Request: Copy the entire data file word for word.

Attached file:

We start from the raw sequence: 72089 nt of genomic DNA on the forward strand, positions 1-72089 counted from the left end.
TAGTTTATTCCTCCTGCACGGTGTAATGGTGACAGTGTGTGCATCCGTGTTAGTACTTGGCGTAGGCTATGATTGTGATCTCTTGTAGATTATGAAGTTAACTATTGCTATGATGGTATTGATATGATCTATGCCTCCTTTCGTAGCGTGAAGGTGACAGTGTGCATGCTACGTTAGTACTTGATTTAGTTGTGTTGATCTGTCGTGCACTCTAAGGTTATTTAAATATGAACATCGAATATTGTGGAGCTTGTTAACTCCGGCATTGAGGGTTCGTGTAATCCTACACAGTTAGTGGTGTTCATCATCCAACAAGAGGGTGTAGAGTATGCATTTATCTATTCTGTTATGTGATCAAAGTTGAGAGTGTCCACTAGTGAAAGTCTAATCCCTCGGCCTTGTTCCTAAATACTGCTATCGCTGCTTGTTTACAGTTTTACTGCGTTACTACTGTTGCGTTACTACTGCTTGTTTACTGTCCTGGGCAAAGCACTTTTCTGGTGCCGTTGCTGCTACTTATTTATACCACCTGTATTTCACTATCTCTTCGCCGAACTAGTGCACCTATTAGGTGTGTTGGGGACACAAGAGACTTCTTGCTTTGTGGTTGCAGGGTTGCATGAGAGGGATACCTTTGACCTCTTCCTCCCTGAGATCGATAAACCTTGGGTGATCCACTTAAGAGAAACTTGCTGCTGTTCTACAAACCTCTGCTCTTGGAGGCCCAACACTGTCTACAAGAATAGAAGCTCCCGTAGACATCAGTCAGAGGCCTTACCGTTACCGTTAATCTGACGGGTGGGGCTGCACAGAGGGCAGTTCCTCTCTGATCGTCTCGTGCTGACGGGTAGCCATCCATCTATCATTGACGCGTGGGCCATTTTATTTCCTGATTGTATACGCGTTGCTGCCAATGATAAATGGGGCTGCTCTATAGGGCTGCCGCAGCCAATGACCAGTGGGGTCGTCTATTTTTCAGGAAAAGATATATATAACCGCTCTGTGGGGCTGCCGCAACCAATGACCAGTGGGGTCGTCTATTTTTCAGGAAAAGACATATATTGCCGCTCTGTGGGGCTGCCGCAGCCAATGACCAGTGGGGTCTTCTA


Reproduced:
We start from the raw sequence: 72089 nt of genomic DNA on the forward strand, positions 1-72089 counted from the left end.
TAGTTTATTCCTCCTGCACGGTGTAATGGTGACAGTGTGTGCATCCGTGTTAGTACTTGGCGTAGGCTATGATTGTGATCTCTTGTAGATTATGAAGTTAACTATTGCTATGATGGTATTGATATGATCTATGCCTCCTTTCGTAGCGTGAAGGTGACAGTGTGCATGCTACGTTAGTACTTGATTTAGTTGTGTTGATCTGTCGTGCACTCTAAGGTTATTTAAATATGAACATCGAATATTGTGGAGCTTGTTAACTCCGGCATTGAGGGTTCGTGTAATCCTACACAGTTAGTGGTGTTCATCATCCAACAAGAGGGTGTAGAGTATGCATTTATCTATTCTGTTATGTGATCAAAGTTGAGAGTGTCCACTAGTGAAAGTCTAATCCCTCGGCCTTGTTCCTAAATACTGCTATCGCTGCTTGTTTACAGTTTTACTGCGTTACTACTGTTGCGTTACTACTGCTTGTTTACTGTCCTGGGCAAAGCACTTTTCTGGTGCCGTTGCTGCTACTTATTTATACCACCTGTATTTCACTATCTCTTCGCCGAACTAGTGCACCTATTAGGTGTGTTGGGGACACAAGAGACTTCTTGCTTTGTGGTTGCAGGGTTGCATGAGAGGGATACCTTTGACCTCTTCCTCCCTGAGATCGATAAACCTTGGGTGATCCACTTAAGAGAAACTTGCTGCTGTTCTACAAACCTCTGCTCTTGGAGGCCCAACACTGTCTACAAGAATAGAAGCTCCCGTAGACATCAGTCAGAGGCCTTACCGTTACCGTTAATCTGACGGGTGGGGCTGCACAGAGGGCAGTTCCTCTCTGATCGTCTCGTGCTGACGGGTAGCCATCCATCTATCATTGACGCGTGGGCCATTTTATTTCCTGATTGTATACGCGTTGCTGCCAATGATAAATGGGGCTGCTCTATAGGGCTGCCGCAGCCAATGACCAGTGGGGTCGTCTATTTTTCAGGAAAAGATATATATAACCGCTCTGTGGGGCTGCCGCAACCAATGACCAGTGGGGTCGTCTATTTTTCAGGAAAAGACATATATTGCCGCTCTGTGGGGCTGCCGCAGCCAATGACCAGTGGGGTCTTCTA